Anglophone Crisis: Time to change strategy 0

Nothing is as challenging as living in uncertainty. For some time now, Cameroon has been the land of uncertainty and this may not change anytime soon. September is just a few days away and the whole world is watching to see if schools will actually resume in Cameroon’s two English-speaking regions. For almost a year, Cameroon has been in the spotlight for all the wrong reasons. Anglophones who have been victims of a French-backed and government-orchestrated marginalisation plan, last year decided that they were sick and tired of the second-class citizenship imposed on them by calling for political change in a country that has functioned over the last four decades like an absolute  monarchy. A strike triggered by teachers and lawyers was swiftly joined by students and other Anglophone socio-professional groups which have been waiting in the wings to make their voices heard. The government’s 15th Century, tough and inefficient response caused things to escalate. Lawyers were beaten and treated like common criminals for calling for a peaceful resolution of issues that were hindering them from effectively performing their job.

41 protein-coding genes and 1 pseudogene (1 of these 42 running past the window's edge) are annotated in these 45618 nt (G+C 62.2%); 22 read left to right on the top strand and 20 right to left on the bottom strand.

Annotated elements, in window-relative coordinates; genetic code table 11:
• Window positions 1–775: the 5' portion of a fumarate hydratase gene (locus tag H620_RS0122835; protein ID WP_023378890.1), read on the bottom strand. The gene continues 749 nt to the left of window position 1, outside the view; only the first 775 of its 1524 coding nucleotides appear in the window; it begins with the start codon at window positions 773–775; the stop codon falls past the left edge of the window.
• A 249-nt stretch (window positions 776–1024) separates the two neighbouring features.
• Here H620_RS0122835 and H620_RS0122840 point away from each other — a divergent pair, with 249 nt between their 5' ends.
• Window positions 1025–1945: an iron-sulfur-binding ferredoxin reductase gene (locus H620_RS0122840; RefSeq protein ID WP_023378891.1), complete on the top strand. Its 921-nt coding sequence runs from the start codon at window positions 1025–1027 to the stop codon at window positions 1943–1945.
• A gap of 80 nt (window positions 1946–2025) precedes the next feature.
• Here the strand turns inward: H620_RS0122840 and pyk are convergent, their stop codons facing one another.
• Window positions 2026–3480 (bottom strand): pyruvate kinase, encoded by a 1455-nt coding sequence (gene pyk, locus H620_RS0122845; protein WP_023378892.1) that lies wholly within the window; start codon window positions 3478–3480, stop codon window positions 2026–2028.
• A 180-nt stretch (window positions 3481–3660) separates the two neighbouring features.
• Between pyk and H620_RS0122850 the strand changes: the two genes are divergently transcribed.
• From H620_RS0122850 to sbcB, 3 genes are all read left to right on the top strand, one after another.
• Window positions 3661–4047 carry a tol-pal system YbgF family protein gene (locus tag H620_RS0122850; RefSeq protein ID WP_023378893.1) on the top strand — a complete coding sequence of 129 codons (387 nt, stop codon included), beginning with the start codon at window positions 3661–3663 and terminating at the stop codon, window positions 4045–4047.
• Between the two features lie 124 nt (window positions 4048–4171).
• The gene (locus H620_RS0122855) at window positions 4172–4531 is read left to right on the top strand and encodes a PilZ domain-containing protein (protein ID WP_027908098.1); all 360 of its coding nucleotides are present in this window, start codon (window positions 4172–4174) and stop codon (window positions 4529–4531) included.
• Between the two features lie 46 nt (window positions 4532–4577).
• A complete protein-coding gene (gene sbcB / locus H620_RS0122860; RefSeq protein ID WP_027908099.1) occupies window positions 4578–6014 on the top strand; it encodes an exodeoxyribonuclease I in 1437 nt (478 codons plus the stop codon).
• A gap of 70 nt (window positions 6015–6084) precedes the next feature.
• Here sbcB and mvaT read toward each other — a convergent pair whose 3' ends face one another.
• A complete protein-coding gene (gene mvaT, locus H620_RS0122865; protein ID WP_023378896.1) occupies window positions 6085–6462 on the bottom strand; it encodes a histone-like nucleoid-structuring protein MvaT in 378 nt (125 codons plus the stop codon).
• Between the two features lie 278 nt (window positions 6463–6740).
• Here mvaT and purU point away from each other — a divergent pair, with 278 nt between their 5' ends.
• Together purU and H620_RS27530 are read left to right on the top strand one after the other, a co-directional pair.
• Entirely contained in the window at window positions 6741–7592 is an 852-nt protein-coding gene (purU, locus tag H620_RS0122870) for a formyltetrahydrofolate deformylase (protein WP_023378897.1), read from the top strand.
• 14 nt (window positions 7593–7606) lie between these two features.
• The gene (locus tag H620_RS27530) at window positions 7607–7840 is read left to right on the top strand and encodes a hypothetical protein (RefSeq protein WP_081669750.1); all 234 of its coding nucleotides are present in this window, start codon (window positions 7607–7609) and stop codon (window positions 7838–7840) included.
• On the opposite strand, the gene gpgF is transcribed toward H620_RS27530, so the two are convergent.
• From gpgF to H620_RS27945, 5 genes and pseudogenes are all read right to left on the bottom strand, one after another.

In a related event, University of Buea students who were seeking to meet university authorities following an imposition of extra charges on them were made to drink raw sewage though they had clearly indicated that they wanted the matter to be addressed in a peaceful manner. The images of those students being asked to sleep in raw, dangerous sewage hit social media platforms and the entire world was shocked at the government’s ill-advised decision to send troops to an environment wherein there was no trouble. These images and those of armless young men being mowed down by government troops in the North West Region gave Anglophones the evidence to present to the world that they were no longer welcome in a country they had thought was theirs too. Initial calls for federalism were therefore transformed into calls for immediate and total independence from a country Anglophones now refer to as “La Republique”.  It should be recalled that the government has never arrested any soldiers for such inhuman acts and has never publicly apologized for the loss of human life.